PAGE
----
An Obituary for the Egyptian Constitution, Dec. 26, 2012-July 3, 2013

Egypt’s constitution died today, following a brief and tortured tenure as the fundamental law of the world’s most populous Arab country. The decision to remove life support was taken -- as had been expected -- by the nation’s military establishment. Death was announced soon afterwards.

The briefness of its time on Earth, a mere 190 days, should not obscure its significance; quite the opposite, in fact. Its story offers timeless lessons on the dangers of majoritarian excess and the importance of sustainable government: equal parts tragedy and morality tale.

The Egyptian constitution’s truncated existence likewise meant that many of its promised institutions remained just that: promises. The legislative functions stipulated by the document were never established, and the national judiciary never warmed to it. Who knows what the constitution might have looked like had it ever reached maturity? Could subsequent amendments have made it legitimate in the eyes of the many Egyptians who scorned it? We shall never know.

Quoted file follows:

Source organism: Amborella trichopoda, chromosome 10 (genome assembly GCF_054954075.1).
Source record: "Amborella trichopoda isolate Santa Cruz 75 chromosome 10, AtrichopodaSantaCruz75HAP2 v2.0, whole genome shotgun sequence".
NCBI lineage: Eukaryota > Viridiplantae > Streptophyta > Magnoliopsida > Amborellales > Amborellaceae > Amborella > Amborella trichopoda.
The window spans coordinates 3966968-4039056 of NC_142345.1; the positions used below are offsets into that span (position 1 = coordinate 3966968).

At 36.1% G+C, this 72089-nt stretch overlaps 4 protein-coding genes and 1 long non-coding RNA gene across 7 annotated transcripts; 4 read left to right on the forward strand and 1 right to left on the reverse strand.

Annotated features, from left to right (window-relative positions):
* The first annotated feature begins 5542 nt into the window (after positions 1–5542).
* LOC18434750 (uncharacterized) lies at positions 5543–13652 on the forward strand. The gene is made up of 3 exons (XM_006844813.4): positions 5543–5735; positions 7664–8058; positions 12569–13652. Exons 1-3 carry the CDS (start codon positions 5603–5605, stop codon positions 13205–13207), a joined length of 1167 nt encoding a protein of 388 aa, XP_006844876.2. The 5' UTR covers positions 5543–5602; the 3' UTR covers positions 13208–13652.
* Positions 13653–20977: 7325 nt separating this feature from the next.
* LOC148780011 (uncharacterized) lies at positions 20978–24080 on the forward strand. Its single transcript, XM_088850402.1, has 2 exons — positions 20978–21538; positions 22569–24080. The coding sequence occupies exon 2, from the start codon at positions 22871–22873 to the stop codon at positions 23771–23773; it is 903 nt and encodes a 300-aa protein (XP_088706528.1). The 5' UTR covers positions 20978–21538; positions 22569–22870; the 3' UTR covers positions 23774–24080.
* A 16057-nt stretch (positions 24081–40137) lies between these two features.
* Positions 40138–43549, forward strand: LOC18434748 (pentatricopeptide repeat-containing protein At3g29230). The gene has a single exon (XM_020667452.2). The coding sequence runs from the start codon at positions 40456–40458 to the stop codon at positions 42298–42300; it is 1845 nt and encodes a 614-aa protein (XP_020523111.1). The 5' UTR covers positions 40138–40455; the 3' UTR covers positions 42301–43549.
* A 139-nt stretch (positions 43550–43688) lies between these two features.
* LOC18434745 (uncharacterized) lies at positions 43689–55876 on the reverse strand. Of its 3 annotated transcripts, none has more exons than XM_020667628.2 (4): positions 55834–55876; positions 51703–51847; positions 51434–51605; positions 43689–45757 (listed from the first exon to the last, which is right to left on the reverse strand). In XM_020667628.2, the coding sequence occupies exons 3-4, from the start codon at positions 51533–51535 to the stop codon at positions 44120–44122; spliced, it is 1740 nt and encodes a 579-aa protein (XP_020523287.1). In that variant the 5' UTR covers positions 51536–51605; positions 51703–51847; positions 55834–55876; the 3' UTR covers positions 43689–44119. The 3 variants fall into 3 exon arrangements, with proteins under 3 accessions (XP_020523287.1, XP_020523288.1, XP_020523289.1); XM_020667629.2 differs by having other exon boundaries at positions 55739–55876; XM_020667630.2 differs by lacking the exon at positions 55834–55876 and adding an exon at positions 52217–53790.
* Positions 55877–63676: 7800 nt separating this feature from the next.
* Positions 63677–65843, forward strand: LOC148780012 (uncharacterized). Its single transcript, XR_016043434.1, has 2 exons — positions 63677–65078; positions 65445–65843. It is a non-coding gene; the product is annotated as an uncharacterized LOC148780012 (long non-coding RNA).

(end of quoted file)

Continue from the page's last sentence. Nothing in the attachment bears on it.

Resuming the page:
Like Frankenstein’s monster, Egypt’s constitution was given life under dubious ethical circumstances: a display of rote majoritarianism that left opposition parties out in the cold. Perhaps this move seemed necessary at the time, sacrificing consensus for the sake of a grand experiment in Islamic Democracy.” Yet this original sin eventually proved its undoing, and like Shelley’s tragic figure, the mob rose against it.

That they did so, despite the democratic referendum that had ratified it so soon before, speaks volumes. The Egyptian constitution, as designed, was highly representative of the views and desires of Egypt’s Islamist faction -- those best mobilized and electorally dominant at the time of its creation -- but at the cost of an extreme disconnect with much of the Egyptian population. Similarly, the constitution’s deafening silence on protections for Egyptian women or the country’s Christian minority (between the two an actual majority of the population) did little to make the experiment more palatable to the Egyptian public or the international community.